Others are clamoring for more information, and for the roads to actually be drawn on a map so they can be scrutinized by the public before final approval, which is expected later this year.
“The one thing I’m certain I’d like to avoid is construction of new roads,” said Shannon Estenoz, with the Everglades Foundation, who is also a member of a task force about the roads. “I don’t have enough information because we don’t even have lines on a map.”
Aliki Moncrief with Florida Conservation Voters said the proposed roads are a classic case of Florida’s bygone mistakes, a hint back to poor planning that has led to modern water pollution, traffic congestion and urban sprawl.
“It’s a move straight out of the 1940s and ‘50s, and if you think about the billions of dollars to benefit a handful of developers and compare that to the failing infrastructure we have around the state, It makes no sense to build these roads to nowhere,” Moncrief said. “Folks who want these roads to be built are talking about it as if it’s a done deal but I actually don’t think it is.”
Proposed rural toll roads prompt lots of concerns and little support. Julie Wraithmell, executive director Audubon Florida, said the roads will cut through lands that recharge drinking water aquifers, provide green space for the public and habitat for dozens of protected plants and animals.
“Florida goes through these cycles where we’ve talked about these roads for years,” Wraithmell said. “Several of these routes have been explored and they’re back for discussion again. Just as in times past, it’s important that this discussion include the real impact on Florida, not the just economic impact they’re touted for but also the impact on the environment as well as our ability to protect water and recharge aquifers.”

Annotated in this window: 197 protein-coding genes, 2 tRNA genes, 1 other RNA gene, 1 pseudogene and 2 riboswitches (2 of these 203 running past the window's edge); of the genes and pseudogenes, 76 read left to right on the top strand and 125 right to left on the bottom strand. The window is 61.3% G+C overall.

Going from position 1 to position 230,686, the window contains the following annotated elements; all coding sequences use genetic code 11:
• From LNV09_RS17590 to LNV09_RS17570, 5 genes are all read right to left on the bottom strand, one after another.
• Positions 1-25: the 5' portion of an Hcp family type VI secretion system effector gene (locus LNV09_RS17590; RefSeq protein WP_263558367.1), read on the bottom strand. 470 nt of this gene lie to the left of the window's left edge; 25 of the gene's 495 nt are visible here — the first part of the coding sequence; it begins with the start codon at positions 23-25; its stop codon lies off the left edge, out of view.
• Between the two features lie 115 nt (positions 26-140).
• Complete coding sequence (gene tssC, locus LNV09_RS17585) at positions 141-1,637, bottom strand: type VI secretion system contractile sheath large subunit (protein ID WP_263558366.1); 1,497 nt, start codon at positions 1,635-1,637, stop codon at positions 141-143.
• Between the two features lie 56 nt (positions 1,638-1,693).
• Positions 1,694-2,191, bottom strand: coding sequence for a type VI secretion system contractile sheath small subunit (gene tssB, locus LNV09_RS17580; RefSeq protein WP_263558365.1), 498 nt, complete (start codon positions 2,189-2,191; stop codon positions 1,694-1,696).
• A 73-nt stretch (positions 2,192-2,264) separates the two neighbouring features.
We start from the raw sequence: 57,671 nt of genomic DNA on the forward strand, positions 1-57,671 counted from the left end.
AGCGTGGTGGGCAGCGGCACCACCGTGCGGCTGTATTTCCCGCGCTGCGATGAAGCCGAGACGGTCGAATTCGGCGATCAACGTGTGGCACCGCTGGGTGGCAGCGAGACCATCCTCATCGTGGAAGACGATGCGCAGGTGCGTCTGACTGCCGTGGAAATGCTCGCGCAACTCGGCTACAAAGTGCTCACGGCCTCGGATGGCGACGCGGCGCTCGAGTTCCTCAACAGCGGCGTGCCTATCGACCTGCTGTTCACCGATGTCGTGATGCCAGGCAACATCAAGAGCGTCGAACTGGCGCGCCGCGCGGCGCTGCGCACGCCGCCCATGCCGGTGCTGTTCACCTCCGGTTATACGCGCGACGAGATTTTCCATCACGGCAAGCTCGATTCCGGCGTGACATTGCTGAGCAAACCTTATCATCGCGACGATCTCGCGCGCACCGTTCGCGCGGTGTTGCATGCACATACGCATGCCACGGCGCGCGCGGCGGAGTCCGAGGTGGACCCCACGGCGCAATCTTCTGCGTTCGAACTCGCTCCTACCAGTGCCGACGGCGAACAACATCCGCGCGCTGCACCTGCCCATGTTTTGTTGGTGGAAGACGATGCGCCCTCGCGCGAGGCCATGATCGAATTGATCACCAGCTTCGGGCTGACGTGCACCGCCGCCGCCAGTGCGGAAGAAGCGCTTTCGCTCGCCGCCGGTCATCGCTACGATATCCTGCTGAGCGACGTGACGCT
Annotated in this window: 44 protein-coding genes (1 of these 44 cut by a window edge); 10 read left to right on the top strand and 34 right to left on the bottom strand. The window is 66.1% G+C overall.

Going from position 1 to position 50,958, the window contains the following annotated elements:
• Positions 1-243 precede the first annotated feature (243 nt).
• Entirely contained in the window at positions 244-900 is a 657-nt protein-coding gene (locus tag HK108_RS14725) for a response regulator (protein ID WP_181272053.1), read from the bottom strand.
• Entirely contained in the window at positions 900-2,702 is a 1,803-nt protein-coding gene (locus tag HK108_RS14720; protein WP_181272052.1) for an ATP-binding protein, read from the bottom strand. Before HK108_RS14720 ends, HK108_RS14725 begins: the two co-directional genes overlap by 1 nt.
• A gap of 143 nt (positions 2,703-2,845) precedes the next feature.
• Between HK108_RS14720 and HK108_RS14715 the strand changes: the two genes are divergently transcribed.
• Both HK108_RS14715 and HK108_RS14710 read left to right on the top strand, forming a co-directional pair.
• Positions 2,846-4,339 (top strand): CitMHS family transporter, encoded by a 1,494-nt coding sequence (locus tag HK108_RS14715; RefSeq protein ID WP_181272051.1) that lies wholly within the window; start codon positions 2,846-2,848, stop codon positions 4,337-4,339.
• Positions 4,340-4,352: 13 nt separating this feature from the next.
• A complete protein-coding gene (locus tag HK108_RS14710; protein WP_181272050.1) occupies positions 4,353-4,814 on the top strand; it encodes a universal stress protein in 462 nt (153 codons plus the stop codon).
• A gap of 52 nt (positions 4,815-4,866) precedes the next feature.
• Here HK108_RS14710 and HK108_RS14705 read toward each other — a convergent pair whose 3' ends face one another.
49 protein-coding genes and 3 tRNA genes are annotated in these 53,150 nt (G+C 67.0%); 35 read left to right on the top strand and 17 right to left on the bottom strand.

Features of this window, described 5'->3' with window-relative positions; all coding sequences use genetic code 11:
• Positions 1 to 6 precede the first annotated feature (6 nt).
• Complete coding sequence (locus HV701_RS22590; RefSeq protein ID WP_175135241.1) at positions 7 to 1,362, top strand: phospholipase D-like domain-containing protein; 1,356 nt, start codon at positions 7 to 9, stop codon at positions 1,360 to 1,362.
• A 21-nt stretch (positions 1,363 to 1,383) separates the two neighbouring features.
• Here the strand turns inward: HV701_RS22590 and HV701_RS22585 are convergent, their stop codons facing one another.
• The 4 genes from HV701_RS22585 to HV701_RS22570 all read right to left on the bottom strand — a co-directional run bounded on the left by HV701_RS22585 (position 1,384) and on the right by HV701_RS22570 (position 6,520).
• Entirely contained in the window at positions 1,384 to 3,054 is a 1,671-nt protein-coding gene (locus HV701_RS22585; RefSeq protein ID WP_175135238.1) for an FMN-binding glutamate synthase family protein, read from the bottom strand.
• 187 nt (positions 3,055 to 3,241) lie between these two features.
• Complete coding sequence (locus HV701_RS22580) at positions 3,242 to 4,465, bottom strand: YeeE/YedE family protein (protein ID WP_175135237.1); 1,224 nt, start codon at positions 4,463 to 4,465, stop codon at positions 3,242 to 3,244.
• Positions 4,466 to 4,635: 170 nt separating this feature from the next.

Economic impact of the proposed highways is a mixed bag
One of the selling points proponents of the toll roads have used recently is that the roads will bring new economic benefits to rural communities, areas that don’t see the tourism and real estate areas that coastal areas enjoy.
Will the new toll roads lead to economic ruin or prosperity? There are strong arguments on both sides.
There’s no doubt the road construction — and the roads themselves — will create jobs. Some supporters in rural communities would welcome almost any new jobs the roads can generate.
There are opponents, however, who argue the roads won’t create the right jobs in the right places — and may actually do more harm than good to the rural communities they’re supposed to help.
Cris Costello, an organizing manager for the Sierra Club and a leader with the No Roads to Ruin Coalition, said the new roads could result in sprawl, which is “certainly economic activity” that will benefit developers, builders and Realtors, but it would come at a huge cost to the environment.
Another possible outcome? With the new limited access roads, rural communities could be bypassed, drained of their traffic and economic activity, Costello said. For example, many people in Southwest Florida take U.S. 17 to get to the Orlando area, going through towns such as Arcadia, Wauchula and Bowling Green.
“There is no promise of an economic boom with a toll road,” she said. “There just isn’t. We can’t promise it.”
David Hart, executive vice president of the Florida Chamber of Commerce, one of the biggest supporters of the toll roads, said they’re desperately needed to support Florida’s growth — and without them growth could be stymied.
“With a state like Florida, growing as fast as we are, we have to make investments in infrastructure, or we are going to have frustrated citizens, frustrated visitors, and in many ways harm our opportunities for economic growth,” he said.
Roads, he argues, are often one of the best drivers of economic growth.
Thomas Hawkins, with 1,000 Friends of Florida, is a task force member and he disagrees. The roads, he said, are simply a way of circumventing the DOT planning process and the public.
“In recent history, FDOT has grossly overestimated how many people would use new roads, and the existing Suncoast road is a great example of that,” Hawkins said. “Those roads incredibly under-perform from a financial perspective.”